2019-07-18 11:41:25

Postal codes in China could soon be a thing of the past.

The research arm of the State Post Bureau, China’s postal service regulator, plans to replace the country’s postal codes with unique “personal address IDs” in a bid to streamline mailing in the country’s growing e-commerce industry, according to an announcement Wednesday. This means every resident in China will have a unique code that serves as a personal geographical locator.

The project — a collaboration between the bureau and Peking University’s Time and Space Big Data Collaborative Innovation Center — will allow each resident to register for an individual postal ID using their government-issued identity card and proof of residence. However, it is unclear when the new system will replace the country’s current postal codes, which have been in use since 1980.

Chen Bo, deputy director of the innovation center, told Beijing Business Today that the new postal codes are intended to be short enough for people to remember them with ease. Chen also emphasized the geographical precision of the codes, which function by referring to points on a virtual grid that in turn identify real-world locations, according to Wednesday’s announcement.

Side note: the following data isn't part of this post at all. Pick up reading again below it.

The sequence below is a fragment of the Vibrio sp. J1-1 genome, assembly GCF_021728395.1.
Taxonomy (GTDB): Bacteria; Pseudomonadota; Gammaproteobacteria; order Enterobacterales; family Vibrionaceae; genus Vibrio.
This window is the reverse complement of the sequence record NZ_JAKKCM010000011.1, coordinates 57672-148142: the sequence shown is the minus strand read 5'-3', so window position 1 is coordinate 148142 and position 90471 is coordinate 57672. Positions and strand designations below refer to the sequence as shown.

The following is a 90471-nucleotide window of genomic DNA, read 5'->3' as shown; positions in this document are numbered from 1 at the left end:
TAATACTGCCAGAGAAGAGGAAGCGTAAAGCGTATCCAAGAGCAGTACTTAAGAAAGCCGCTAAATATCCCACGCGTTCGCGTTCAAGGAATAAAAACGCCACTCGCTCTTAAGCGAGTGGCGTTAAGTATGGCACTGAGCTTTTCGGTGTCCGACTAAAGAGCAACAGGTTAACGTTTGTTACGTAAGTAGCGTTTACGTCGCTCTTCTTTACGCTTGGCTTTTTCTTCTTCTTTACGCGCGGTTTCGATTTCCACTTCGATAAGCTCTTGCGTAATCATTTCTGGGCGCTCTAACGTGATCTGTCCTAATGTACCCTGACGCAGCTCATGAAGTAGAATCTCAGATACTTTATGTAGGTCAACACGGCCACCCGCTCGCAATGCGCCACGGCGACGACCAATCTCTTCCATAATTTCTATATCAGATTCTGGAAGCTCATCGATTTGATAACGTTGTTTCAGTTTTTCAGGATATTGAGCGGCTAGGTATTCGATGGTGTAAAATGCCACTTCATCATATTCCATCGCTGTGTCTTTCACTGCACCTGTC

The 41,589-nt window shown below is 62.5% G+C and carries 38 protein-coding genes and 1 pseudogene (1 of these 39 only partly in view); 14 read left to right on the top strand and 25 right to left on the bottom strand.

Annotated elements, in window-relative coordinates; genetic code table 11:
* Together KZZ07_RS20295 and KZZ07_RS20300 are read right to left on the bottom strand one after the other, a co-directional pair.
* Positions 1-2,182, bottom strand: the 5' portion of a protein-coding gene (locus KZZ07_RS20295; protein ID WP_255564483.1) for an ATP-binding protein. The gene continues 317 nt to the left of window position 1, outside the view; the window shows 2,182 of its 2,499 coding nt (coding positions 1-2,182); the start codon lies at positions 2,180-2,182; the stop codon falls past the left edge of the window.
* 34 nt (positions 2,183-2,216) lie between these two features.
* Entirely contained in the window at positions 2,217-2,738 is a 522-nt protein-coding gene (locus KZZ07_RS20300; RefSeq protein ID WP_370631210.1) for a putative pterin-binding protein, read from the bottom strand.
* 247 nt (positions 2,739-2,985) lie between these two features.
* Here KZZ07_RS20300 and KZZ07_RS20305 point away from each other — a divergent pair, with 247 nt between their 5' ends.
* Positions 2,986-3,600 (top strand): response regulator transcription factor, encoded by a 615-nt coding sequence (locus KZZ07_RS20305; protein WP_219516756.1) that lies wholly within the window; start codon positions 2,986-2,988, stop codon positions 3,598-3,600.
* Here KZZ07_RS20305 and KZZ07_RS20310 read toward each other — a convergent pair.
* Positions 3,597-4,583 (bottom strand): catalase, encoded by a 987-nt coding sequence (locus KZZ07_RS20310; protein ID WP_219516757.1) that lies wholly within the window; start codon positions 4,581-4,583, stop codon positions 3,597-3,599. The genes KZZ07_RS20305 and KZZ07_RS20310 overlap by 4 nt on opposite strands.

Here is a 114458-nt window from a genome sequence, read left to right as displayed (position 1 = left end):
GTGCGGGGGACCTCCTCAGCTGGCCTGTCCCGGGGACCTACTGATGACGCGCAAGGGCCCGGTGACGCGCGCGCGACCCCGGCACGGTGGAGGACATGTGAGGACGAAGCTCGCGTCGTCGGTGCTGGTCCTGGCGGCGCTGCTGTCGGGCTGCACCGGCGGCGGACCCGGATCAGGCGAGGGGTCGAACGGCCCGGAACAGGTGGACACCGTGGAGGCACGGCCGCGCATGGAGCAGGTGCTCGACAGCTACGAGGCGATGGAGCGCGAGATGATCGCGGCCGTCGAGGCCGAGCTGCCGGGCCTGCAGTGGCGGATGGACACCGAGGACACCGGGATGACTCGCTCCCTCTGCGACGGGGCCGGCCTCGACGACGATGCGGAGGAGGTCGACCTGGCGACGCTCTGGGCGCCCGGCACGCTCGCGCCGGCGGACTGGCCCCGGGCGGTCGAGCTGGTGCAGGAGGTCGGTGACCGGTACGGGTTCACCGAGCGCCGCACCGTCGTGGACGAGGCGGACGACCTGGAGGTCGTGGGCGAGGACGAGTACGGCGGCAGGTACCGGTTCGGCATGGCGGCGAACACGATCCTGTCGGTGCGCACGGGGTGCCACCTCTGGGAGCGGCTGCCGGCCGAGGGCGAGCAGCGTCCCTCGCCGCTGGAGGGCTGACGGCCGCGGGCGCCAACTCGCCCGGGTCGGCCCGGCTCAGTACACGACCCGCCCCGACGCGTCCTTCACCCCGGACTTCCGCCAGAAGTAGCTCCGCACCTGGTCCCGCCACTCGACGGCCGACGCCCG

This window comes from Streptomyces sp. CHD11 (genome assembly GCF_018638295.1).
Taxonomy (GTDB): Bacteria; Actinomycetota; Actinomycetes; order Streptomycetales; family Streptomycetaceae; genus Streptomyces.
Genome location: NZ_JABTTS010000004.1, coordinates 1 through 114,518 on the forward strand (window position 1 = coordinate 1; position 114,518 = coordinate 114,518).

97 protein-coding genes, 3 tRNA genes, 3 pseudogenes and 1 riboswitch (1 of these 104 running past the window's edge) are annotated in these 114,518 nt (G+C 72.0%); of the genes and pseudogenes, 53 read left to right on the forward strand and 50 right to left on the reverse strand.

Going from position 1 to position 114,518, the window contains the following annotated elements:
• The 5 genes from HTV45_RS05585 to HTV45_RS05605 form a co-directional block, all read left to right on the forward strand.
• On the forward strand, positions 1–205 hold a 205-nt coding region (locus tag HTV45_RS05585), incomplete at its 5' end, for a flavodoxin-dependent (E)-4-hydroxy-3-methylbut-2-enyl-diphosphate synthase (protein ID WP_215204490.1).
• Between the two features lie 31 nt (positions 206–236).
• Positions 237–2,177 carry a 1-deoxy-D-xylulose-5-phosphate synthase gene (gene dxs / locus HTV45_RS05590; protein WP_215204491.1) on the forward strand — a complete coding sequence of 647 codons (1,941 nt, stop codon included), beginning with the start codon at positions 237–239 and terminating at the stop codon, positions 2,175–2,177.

Zhou Xiaoguang, a professor at Beijing University of Posts and Telecommunications, told domestic outlet Beijing Youth Daily that individuals will be able to use their government ID numbers to register for separate codes for different addresses. The codes will allow couriers to identify both the recipient and intended delivery address for any parcel.

“The new system will not only bring convenience to users, but also make personal addresses more easily recognized by machines,” Zhou said.

Experts involved in the project also believe that the new system will prove beneficial to the courier industry amid an ever-increasing number of deliveries, driven in large part by online shopping. Last year, domestic couriers handled over 50 billion parcels, according to the State Post Bureau.

Editor: Bibek Bhandari.

(Header image: Ingram/VCG)